The photograph above (my own) shows the aftermath of a burst of creativity, as grade four students devoured an art project in under thirty minutes. The leavings are almost as delightful as the art pieces themselves.
I’d like to thank the volunteers and organizers at Deloitte and the teachers and students at Ecole Communautaire Rawlinson Community School for inviting me to take part in their Literacy and Learning event. It’s always heartening to see young creative minds at work, and Rawlinson had these in abundance.
I got up extra early and drove to Milton where I caught the GO Train for the rest of my trip in. We started the day at the school promptly after nine. Over fifty grade four students were broken up into three groups who were then cycled to one of three stations. There, students were either asked to write about their dreams, or draw pictures, or listen to me read some passages from my novel, The Unwritten Girl. After recess, the students returned for a group project. I read to them the first half of the first scene from The Dream King’s Daughter and asked them to break into groups to write up their own versions of the ending. The students rose to the challenge, and a few groups got to present to the whole. It was fun reading their alternative takes (some of which were deliciously violent. No a lot of love for Mr. Scaly, that’s for sure).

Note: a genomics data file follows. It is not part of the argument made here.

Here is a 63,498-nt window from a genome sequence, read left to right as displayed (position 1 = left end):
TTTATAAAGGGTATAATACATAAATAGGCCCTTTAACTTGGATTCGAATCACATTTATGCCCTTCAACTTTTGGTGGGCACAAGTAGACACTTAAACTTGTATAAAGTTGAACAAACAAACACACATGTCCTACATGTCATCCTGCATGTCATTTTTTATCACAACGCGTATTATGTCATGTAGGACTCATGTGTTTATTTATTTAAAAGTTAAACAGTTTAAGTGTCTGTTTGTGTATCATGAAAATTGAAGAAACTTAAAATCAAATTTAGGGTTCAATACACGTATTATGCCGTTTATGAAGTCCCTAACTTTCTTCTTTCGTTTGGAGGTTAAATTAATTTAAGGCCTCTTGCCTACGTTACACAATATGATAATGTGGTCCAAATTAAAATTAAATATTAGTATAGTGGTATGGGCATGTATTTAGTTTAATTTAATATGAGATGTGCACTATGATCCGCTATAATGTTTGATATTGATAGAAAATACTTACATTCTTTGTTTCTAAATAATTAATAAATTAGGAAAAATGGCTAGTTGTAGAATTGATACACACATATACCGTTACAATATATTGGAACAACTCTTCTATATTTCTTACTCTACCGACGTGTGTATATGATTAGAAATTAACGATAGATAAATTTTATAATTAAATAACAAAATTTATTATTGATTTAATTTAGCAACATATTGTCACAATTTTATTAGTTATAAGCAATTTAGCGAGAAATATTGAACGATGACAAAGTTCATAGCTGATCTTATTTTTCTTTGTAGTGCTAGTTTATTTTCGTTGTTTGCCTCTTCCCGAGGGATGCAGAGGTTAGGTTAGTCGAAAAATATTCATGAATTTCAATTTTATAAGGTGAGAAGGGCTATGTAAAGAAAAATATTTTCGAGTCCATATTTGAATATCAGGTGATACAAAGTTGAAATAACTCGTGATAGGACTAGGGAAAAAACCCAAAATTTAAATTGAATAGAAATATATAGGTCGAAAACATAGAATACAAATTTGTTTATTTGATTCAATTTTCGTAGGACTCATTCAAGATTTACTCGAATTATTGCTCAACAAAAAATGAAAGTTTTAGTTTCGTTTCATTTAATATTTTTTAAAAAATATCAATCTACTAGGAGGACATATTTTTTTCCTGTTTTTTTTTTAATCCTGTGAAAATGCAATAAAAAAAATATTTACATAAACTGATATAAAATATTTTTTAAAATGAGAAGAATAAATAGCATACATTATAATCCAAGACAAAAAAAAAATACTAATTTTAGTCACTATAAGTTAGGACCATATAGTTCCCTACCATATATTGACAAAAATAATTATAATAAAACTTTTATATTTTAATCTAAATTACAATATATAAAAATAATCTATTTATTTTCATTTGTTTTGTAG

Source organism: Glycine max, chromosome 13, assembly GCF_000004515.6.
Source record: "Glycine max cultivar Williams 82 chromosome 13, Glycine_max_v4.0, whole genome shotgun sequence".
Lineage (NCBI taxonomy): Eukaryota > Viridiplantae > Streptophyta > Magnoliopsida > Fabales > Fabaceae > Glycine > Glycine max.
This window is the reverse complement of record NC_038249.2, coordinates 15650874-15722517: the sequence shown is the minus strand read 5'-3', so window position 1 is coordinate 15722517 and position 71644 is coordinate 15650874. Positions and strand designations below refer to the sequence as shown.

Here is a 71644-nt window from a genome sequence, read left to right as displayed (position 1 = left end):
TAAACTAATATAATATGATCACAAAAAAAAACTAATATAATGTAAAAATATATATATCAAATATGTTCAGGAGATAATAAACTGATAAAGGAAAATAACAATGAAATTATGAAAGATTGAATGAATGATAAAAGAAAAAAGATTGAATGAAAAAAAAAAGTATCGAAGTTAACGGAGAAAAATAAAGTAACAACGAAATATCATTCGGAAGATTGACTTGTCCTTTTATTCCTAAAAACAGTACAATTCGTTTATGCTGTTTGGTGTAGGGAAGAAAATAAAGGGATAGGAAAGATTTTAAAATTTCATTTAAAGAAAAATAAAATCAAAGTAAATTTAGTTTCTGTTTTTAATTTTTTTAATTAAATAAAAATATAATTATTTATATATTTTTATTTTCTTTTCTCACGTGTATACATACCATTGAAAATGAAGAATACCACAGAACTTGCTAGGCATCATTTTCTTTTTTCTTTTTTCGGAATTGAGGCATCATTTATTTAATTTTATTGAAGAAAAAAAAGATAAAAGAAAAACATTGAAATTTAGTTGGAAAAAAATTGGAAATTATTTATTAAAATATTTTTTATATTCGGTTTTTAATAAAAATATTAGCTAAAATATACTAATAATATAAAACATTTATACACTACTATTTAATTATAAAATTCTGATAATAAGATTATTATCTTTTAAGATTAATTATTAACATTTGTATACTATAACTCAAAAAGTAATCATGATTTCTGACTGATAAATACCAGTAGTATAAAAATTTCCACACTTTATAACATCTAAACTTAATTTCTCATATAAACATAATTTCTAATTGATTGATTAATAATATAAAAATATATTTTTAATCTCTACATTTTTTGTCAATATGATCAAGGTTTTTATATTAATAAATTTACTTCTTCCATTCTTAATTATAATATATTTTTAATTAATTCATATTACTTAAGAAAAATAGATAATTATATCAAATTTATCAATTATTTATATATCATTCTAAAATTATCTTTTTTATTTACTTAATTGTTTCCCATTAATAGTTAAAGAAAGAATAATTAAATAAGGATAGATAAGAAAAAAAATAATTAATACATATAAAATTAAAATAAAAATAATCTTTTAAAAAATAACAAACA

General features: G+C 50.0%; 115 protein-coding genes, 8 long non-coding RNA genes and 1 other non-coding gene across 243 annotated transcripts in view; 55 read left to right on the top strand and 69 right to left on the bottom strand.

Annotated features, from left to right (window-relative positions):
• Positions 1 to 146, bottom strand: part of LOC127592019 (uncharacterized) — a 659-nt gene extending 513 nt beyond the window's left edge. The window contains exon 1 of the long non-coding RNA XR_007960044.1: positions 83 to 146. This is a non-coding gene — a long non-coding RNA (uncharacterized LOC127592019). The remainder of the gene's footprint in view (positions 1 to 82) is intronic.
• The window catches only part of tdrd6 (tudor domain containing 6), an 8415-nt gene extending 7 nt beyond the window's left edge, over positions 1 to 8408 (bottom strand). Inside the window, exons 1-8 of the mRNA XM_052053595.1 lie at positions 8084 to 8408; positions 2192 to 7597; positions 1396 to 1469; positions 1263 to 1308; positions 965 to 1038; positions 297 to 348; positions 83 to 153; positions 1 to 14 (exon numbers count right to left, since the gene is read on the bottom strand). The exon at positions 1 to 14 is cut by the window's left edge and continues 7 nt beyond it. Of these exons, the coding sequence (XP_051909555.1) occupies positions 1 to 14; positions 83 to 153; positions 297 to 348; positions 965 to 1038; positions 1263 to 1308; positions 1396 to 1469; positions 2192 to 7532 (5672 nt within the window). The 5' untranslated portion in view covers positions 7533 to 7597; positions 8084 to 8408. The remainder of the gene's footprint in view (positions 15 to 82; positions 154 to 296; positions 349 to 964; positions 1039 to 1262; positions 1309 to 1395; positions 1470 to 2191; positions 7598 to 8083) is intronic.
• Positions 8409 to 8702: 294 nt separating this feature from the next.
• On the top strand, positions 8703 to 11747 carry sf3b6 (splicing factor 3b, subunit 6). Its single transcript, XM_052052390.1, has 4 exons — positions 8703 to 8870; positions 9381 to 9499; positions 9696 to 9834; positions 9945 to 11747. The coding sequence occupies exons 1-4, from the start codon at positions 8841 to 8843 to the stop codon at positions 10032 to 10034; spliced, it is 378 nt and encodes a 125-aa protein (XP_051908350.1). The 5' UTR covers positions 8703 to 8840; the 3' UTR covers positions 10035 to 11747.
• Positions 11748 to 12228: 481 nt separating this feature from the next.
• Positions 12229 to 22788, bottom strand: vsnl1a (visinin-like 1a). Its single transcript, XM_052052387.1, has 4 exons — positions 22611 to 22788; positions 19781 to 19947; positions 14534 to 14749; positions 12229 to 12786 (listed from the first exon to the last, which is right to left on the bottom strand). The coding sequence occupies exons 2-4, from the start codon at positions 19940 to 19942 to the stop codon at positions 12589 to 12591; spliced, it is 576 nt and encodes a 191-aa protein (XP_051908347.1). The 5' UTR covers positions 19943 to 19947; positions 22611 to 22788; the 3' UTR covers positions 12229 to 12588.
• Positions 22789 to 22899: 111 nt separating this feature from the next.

The students were given a gift bag, including a free copy of The Unwritten Girl, which I happily signed.
So, thanks again to everybody behind the event, and especially to the teachers and students at Rawlinson. Once again it’s clear to see that the kids are all right.
The school in question, at the beginning of the day.
The library in the school in question, where groups of grade four students wrote about their dreams, drew, or listened to me read The Unwritten Girl.
The artwork the students put together.